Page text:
Ditto for FDMDV. Uses LPC-10, and appears to be Windows only, and not open source. It also hasn’t been updated in two years.

I think we need an open source digital voice project using Codec2. I think that in the long run, this kind of experimentation is vital to amateur radio, and will provide a greater lasting benefit than saddling ourselves with single source digital voice appliance.

What do you all think?

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Comments

Comment from Eric Smith
Time 1/2/2011 at 8:39 pm

The AMBE CODEC isn’t just patented, it’s also undocumented. That makes use of D-STAR on Amateur Radio a violation of FCC regulations, specifically 97.113(a)(4) “messages encoded for the purpose of obscuring their meaning”.

If someone transmits a message over amateur radio using D-STAR, there is no way I can decode it. For all other amateur radio modes, I can build my own radio, decoder and/or software. Not so with D-STAR.

If use of D-STAR on amateur radio doesn’t violate FCC regs, then I should be able to come up with any secret code I want to, and use it over amateur radio, and argue to the FCC that I’m not intending to obscure the meaning of the messages and will happily sell a radio using my secret code to anyone that is willing to pay me $10M.

Comment from Mark VandeWettering
Time 1/2/2011 at 9:41 pm

I don’t disagree, Eric, but the FCC hasn’t acted against PACTOR either, despite a nearly identical situation: patented, single source, undocumented protocol.

Comment from Andrew M1DNS
Time 1/3/2011 at 5:43 am

JUST A COUPLE OF POINTERS ON D-STAR, THE CODEC HAD TO BE A TRUSTED SOURCE TO ALLOW A WORLDWIDE PROGRAMME LIKE THIS TOO GET OFF THE GROUND. THE D-STAR RADIOS ARE A TAD MORE EXPENSIVE, BUT ISN’T ALL EQUIPMENT BASED ON NEW TECHNOLOGY? THE COST ISN’T ALL THAT GREAT WHEN YOU THINK YOU’RE GETTING A DUAL MODE RIG – ANALOGUE / D-STAR WITH THE ABILITY TO SEND DATA (TEXT MESSAGE AND WITH GPS / APRS (DPRS) ABILITIES BUILT IN ) IF YOU COMPARE IT TOO A D710 OR A FT350M IT’S NOT THAT EXPENSIVE.

THE IDEA OF LINKING THE D-STAR NETWORK TO OTHER VOIP SYSTEMS, IS ALREADY HERE…. MANY IRLP NODES ARE INTERFACED TO A D-STAR REFLECTOR- XRF005, A FAIRLY EASY TASK TO DO. HOWEVER A LOT OF D-STAR USERS, OPPOSE THIS IDEA AS IT DOWN GRADES THE D-STAR AUDIO, THE WHOLE IDEA IS TO HAVE DIGITAL GRADE AUDIO, NOT INTERSPERSE IT WITH BEEPS, BOPS AND CRACKLES FROM ANALOGUE AUDIO, AND THEREFORE ONLY A FEW OF THE MANY REFLECTORS ALLOW ANALOGUE TO D-STAR BRIDGING.

THERE IS AN ALTERNATIVE TO USING ICOM D-STAR, I AND MANY OTHER RUN D-STAR REPEATERS BUILT USING PC SOFTWARE AND A COUPLE OF ANALOGUE RADIOS, WE ALSO RUN RF GATEWAYS TO THE D-STAR NETWORK USING ANALOGUE RADIOS. IT IS POSSIBLE TO INTERFACE YOU’RE PC & A DV DONGLE TO YOUR 9K6 COMPATIBLE ANALOGUE RADIO AND WORK D-STAR VIA RF (NOT JUST VIA THE INTERNET)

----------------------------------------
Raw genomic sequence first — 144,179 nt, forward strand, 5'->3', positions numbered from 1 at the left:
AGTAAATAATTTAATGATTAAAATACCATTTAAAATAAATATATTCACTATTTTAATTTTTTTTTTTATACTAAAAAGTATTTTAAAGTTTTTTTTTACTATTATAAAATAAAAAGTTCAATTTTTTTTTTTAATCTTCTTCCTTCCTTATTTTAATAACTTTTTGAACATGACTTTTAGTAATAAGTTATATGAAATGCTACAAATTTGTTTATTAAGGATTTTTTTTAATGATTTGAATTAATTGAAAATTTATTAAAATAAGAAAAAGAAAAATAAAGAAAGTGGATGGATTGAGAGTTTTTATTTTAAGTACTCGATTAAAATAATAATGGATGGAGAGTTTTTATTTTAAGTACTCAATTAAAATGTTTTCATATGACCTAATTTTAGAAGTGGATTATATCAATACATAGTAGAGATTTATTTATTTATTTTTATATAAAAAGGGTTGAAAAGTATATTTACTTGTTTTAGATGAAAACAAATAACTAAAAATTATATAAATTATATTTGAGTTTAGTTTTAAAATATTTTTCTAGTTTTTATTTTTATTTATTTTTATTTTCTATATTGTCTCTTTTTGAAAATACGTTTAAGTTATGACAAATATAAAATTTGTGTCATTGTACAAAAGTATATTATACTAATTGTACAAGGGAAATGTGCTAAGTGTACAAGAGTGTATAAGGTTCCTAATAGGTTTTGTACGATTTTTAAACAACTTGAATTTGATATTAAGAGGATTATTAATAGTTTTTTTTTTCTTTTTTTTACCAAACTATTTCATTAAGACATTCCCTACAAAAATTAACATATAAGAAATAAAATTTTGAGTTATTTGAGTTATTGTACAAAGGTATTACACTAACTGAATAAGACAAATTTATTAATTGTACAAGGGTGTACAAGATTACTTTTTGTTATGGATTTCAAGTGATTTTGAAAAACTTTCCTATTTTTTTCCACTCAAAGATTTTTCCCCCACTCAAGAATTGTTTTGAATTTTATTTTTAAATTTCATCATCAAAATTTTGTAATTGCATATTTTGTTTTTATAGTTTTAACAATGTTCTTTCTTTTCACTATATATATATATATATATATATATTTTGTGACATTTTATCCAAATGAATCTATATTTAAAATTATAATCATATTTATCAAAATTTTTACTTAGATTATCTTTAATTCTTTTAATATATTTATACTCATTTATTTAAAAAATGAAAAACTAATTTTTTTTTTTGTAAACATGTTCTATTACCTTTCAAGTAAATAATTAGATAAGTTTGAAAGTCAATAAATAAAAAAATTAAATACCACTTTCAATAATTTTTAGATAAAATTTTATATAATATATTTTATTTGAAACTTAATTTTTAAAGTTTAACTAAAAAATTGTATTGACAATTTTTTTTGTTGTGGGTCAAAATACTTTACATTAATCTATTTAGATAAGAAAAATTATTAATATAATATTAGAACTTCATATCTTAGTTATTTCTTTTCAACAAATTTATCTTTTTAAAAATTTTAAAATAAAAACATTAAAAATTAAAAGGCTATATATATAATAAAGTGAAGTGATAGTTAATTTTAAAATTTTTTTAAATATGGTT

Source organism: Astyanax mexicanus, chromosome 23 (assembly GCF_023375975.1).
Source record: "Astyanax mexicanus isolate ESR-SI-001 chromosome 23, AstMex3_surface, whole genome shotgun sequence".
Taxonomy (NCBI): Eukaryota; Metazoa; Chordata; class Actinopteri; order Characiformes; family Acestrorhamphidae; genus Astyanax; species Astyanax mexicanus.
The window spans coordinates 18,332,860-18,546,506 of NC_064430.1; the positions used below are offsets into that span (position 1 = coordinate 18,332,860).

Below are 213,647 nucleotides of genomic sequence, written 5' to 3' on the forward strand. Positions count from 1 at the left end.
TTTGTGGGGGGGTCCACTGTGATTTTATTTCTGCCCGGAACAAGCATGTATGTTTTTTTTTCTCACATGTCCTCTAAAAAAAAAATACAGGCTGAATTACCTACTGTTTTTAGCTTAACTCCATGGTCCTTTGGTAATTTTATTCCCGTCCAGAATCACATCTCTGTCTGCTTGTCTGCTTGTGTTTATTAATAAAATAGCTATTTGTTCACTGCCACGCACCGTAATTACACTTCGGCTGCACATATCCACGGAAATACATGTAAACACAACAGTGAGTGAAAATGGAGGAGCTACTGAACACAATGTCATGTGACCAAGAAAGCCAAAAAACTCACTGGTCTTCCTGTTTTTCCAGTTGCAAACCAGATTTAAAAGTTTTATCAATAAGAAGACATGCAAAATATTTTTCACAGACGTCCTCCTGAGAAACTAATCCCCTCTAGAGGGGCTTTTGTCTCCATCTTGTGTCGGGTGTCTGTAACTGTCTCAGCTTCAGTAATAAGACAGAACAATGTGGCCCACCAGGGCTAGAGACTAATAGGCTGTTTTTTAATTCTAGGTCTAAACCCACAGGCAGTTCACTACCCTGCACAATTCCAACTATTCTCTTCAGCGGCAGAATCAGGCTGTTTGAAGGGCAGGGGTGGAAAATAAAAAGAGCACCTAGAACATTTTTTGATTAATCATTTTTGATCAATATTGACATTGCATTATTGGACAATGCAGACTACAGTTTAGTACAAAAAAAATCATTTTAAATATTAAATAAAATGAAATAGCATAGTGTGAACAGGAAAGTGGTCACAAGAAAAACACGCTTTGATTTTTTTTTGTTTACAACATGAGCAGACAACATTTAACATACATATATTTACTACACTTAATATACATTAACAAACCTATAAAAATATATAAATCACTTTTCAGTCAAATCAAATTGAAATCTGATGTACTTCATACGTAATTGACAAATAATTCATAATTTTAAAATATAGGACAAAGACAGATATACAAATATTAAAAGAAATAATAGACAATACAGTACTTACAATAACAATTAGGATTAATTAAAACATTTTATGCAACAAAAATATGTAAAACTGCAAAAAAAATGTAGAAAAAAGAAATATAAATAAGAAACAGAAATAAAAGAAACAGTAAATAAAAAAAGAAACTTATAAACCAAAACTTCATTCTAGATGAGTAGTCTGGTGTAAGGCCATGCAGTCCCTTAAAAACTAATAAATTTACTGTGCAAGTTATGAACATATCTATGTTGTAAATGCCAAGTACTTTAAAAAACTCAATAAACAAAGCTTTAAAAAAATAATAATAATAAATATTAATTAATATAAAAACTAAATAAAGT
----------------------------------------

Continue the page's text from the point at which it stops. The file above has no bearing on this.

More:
FOR MORE INFO, CHECK OUT THESE GROUPS….
http://groups.yahoo.com/group/pcrepeatercontroller/
http://groups.yahoo.com/group/dstar_development/
http://groups.yahoo.com/group/gmsk_dv_node/
http://groups.yahoo.com/group/ircDDBGateway/
http://groups.yahoo.com/group/ircddb/
http://www.va3uv.com/freestar.htm

ANDREW M1DNS.

Comment from Christopher J. Pilkington N2MCS
Time 1/5/2011 at 2:56 pm

Mark, I couldn’t agree with you more. I had purchased a D-Star rig and a Not Quite So Mini Hot Spot board to make my own D-Star gateway. Ultimately, I did not use much the D-Star features (like end-user to end-user selective calling), mostly I just connected to conference nodes as I would with Echolink. I have since sold my D-Star HT to someone using it for EmComm. (Apparently the D-Star walled garden is a selling point to certain “Emergency Communicators.”)

@Andrew: I don’t know what you mean by the CODEC having to be a trusted source. Icom still to this day is the sole supplier of manufactured D-Star radios. Had they picked any other CODEC, this would not have changed the situation. Hobbyists would have still had to be compatible with xyz CODEC.

Ultimately, why JARL (and therefore Icom) chose AMBE was that there weren’t any other viable options for a narrowband digital codec when D-Star rolled out, save IMBE, produced by the same vendor, DVSI.

Sure there are many hobbyist attempts at opening the D-Star system. But all of them fall short of an alternative implementation of the CODEC, because the CODEC is closed-source and proprietary.

Comment from James
Time 1/9/2011 at 9:23 pm

@andrew, typing in all caps is considered extremely rude on the Internet. It’s akin to yelling. The issue with the codec isn’t hugely due to the price. There are issues that were covered in this very blog post. You shouldn’t need a DV dongle to do something that your computer has more than enough horsepower to do on it’s own. The codec should be available as a codec.c that you can add to your own programs.

73s
James
N9XLC